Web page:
“COP26 marks the end of the road for the internal combustion engine. Today we’re seeing significant commitments from manufacturers, investors, fleet operators, countries, cities, states and regions,” Helen Clarkson, CEO of nonprofit Climate Group, said in a statement.
“Those not at the table on Transport Day are on the wrong side of history,” she added.
Visitors can walk by the Tomb of the Unknown Soldier today for the first and last time in decades
Since its creation in 1921, the Tomb of the Unknown Soldier has drawn crowds of tourists to Arlington National Cemetery to commemorate the unidentified service members who died in U.S. conflicts.
Members of the public don't typically get to walk directly on the Tomb of the Unknown Soldier Plaza, however — that's a privilege reserved for sentinels of the 3rd U.S. Infantry Regiment, or The Old Guard.
But for the first time in nearly a century, visitors are allowed to walk on the plaza and lay flowers in front of the tomb as part of a two-day centennial event.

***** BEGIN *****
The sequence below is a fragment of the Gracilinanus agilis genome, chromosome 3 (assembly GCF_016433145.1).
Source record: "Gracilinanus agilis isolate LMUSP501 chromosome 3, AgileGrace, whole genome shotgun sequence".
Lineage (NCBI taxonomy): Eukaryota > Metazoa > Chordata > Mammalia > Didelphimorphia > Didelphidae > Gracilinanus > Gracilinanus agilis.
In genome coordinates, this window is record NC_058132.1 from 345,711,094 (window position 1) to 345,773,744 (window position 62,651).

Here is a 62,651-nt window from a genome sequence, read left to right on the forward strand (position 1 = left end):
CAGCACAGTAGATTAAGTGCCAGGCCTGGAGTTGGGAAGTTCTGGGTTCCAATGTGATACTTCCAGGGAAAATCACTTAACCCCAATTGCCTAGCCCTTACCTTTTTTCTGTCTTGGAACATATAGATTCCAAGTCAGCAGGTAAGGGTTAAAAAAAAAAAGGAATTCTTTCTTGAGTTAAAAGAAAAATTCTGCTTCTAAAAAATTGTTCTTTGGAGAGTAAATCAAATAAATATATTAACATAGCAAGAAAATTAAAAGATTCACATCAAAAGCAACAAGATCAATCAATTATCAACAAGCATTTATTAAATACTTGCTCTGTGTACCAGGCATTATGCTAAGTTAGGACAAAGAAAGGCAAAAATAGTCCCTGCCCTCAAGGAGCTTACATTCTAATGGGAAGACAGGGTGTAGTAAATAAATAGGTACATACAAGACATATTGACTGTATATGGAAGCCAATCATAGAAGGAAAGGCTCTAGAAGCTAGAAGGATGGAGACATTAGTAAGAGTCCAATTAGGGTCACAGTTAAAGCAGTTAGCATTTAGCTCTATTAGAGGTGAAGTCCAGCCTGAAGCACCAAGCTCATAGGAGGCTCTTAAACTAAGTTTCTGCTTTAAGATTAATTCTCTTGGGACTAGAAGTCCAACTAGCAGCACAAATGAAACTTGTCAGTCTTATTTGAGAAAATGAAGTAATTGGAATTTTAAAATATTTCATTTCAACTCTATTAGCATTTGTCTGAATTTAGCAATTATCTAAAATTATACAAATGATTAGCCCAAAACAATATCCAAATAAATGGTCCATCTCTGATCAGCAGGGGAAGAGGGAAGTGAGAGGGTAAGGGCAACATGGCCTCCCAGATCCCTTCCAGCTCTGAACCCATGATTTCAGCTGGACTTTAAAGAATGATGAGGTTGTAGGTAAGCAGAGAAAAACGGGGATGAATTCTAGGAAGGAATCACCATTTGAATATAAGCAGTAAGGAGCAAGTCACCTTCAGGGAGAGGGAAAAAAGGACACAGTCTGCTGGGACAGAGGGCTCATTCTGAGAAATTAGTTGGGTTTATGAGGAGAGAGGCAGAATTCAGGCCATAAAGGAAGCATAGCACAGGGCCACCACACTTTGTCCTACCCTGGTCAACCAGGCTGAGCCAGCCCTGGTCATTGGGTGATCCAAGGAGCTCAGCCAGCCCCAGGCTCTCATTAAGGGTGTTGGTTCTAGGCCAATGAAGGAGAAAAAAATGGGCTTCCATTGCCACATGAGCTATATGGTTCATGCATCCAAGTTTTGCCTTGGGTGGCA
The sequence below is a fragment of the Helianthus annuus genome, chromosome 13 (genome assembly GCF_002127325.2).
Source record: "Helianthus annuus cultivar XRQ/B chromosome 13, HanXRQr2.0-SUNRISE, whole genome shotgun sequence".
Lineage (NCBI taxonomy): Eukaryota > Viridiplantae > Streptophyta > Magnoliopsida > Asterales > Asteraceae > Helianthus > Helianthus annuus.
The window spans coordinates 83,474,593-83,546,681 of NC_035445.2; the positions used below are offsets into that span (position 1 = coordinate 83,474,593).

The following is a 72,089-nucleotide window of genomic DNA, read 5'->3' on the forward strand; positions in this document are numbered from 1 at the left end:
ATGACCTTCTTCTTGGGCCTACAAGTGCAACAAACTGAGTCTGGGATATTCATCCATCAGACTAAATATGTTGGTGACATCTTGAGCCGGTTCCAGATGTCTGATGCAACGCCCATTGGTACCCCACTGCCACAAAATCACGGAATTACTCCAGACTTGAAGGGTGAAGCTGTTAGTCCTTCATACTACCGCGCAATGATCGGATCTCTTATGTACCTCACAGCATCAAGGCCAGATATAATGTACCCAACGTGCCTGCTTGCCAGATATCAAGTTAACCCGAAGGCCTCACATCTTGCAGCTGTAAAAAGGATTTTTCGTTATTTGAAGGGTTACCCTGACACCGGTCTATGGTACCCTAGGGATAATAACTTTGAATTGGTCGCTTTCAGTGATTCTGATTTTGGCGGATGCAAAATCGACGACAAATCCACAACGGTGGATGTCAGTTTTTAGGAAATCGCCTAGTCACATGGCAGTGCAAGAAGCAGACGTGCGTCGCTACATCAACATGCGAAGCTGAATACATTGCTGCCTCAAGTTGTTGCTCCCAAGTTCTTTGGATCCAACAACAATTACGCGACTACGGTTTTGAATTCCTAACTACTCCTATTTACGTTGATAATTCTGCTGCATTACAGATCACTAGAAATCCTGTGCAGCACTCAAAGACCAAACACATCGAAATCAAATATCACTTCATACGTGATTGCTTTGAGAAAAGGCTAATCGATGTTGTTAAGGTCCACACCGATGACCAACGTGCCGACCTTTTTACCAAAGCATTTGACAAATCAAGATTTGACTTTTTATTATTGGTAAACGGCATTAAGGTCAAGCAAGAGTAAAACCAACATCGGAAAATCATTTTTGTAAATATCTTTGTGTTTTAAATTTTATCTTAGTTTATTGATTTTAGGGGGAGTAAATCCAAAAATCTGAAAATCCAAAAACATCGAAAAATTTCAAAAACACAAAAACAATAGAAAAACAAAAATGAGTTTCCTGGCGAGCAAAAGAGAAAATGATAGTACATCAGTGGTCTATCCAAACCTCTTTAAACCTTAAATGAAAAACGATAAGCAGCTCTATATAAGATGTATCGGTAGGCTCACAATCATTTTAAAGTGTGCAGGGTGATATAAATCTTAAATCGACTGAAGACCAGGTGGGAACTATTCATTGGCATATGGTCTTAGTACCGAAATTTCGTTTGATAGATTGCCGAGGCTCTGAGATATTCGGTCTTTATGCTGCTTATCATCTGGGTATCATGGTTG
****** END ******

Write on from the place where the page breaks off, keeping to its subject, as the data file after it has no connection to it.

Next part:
The Tomb of the Unknown Soldier Centennial Commemoration Public Flower Ceremony is free and open to the public, with registration required. It started yesterday and ends today at 4 p.m. ET.
Visitors must have a government-issued ID and are encouraged to bring their own single-stem flowers, but the cemetery says it will distribute complimentary roses, gerbera daisies and sunflowers.
Additional rules and restrictions can be found here (no selfies, for example).
The cemetery explains that while ceremonies are held at the Tomb almost every day, this particular commemoration was mandated in the 2017 National Defense Authorization Act. It will recognize the internment of the World War I Unknown Soldier and the dedication of the Tomb exactly one hundred years ago, on Nov. 11, 1921.
And, officials added, it's not likely to happen again anytime soon.